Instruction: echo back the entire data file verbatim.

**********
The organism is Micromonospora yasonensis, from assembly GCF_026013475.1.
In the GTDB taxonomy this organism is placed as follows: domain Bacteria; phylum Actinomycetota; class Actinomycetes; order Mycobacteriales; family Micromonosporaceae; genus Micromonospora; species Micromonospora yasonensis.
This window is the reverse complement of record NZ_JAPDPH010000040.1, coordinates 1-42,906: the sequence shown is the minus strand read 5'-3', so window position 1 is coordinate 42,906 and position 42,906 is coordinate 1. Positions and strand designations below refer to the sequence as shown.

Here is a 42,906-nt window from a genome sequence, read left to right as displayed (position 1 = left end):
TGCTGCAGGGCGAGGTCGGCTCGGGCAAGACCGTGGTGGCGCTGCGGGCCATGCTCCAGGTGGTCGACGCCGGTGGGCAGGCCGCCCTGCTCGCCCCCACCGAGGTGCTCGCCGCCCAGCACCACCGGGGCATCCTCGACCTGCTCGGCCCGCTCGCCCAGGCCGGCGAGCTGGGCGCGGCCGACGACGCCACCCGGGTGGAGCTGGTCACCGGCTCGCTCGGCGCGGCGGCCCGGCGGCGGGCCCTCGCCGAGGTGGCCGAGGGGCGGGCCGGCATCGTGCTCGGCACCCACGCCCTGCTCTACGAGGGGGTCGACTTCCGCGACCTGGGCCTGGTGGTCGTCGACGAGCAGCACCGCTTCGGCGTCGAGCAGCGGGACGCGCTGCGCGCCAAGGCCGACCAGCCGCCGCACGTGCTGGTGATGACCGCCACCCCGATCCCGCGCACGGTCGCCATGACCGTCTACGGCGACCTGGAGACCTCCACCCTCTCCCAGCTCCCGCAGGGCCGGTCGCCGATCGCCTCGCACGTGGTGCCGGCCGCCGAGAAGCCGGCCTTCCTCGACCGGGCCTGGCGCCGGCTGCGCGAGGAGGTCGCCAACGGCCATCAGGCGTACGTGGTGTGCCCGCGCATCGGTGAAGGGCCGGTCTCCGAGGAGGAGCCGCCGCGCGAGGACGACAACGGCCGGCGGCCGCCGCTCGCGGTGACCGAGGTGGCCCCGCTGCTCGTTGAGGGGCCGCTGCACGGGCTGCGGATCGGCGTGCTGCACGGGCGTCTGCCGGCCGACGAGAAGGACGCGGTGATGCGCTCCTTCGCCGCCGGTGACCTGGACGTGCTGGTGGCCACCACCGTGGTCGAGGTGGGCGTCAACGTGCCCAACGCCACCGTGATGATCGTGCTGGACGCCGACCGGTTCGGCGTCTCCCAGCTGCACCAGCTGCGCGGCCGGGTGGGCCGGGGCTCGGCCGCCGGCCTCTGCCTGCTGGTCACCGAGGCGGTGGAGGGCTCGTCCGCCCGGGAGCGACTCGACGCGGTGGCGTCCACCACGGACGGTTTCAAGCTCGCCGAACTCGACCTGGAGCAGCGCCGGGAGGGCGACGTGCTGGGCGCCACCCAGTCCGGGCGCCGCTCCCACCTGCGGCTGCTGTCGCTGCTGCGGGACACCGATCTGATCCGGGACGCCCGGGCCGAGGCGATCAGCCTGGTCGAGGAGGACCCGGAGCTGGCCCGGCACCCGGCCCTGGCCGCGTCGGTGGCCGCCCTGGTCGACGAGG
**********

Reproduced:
The organism is Micromonospora yasonensis, from assembly GCF_026013475.1.
In the GTDB taxonomy this organism is placed as follows: domain Bacteria; phylum Actinomycetota; class Actinomycetes; order Mycobacteriales; family Micromonosporaceae; genus Micromonospora; species Micromonospora yasonensis.
This window is the reverse complement of record NZ_JAPDPH010000040.1, coordinates 1-42,906: the sequence shown is the minus strand read 5'-3', so window position 1 is coordinate 42,906 and position 42,906 is coordinate 1. Positions and strand designations below refer to the sequence as shown.

Here is a 42,906-nt window from a genome sequence, read left to right as displayed (position 1 = left end):
TGCTGCAGGGCGAGGTCGGCTCGGGCAAGACCGTGGTGGCGCTGCGGGCCATGCTCCAGGTGGTCGACGCCGGTGGGCAGGCCGCCCTGCTCGCCCCCACCGAGGTGCTCGCCGCCCAGCACCACCGGGGCATCCTCGACCTGCTCGGCCCGCTCGCCCAGGCCGGCGAGCTGGGCGCGGCCGACGACGCCACCCGGGTGGAGCTGGTCACCGGCTCGCTCGGCGCGGCGGCCCGGCGGCGGGCCCTCGCCGAGGTGGCCGAGGGGCGGGCCGGCATCGTGCTCGGCACCCACGCCCTGCTCTACGAGGGGGTCGACTTCCGCGACCTGGGCCTGGTGGTCGTCGACGAGCAGCACCGCTTCGGCGTCGAGCAGCGGGACGCGCTGCGCGCCAAGGCCGACCAGCCGCCGCACGTGCTGGTGATGACCGCCACCCCGATCCCGCGCACGGTCGCCATGACCGTCTACGGCGACCTGGAGACCTCCACCCTCTCCCAGCTCCCGCAGGGCCGGTCGCCGATCGCCTCGCACGTGGTGCCGGCCGCCGAGAAGCCGGCCTTCCTCGACCGGGCCTGGCGCCGGCTGCGCGAGGAGGTCGCCAACGGCCATCAGGCGTACGTGGTGTGCCCGCGCATCGGTGAAGGGCCGGTCTCCGAGGAGGAGCCGCCGCGCGAGGACGACAACGGCCGGCGGCCGCCGCTCGCGGTGACCGAGGTGGCCCCGCTGCTCGTTGAGGGGCCGCTGCACGGGCTGCGGATCGGCGTGCTGCACGGGCGTCTGCCGGCCGACGAGAAGGACGCGGTGATGCGCTCCTTCGCCGCCGGTGACCTGGACGTGCTGGTGGCCACCACCGTGGTCGAGGTGGGCGTCAACGTGCCCAACGCCACCGTGATGATCGTGCTGGACGCCGACCGGTTCGGCGTCTCCCAGCTGCACCAGCTGCGCGGCCGGGTGGGCCGGGGCTCGGCCGCCGGCCTCTGCCTGCTGGTCACCGAGGCGGTGGAGGGCTCGTCCGCCCGGGAGCGACTCGACGCGGTGGCGTCCACCACGGACGGTTTCAAGCTCGCCGAACTCGACCTGGAGCAGCGCCGGGAGGGCGACGTGCTGGGCGCCACCCAGTCCGGGCGCCGCTCCCACCTGCGGCTGCTGTCGCTGCTGCGGGACACCGATCTGATCCGGGACGCCCGGGCCGAGGCGATCAGCCTGGTCGAGGAGGACCCGGAGCTGGCCCGGCACCCGGCCCTGGCCGCGTCGGTGGCCGCCCTGGTCGACGAGG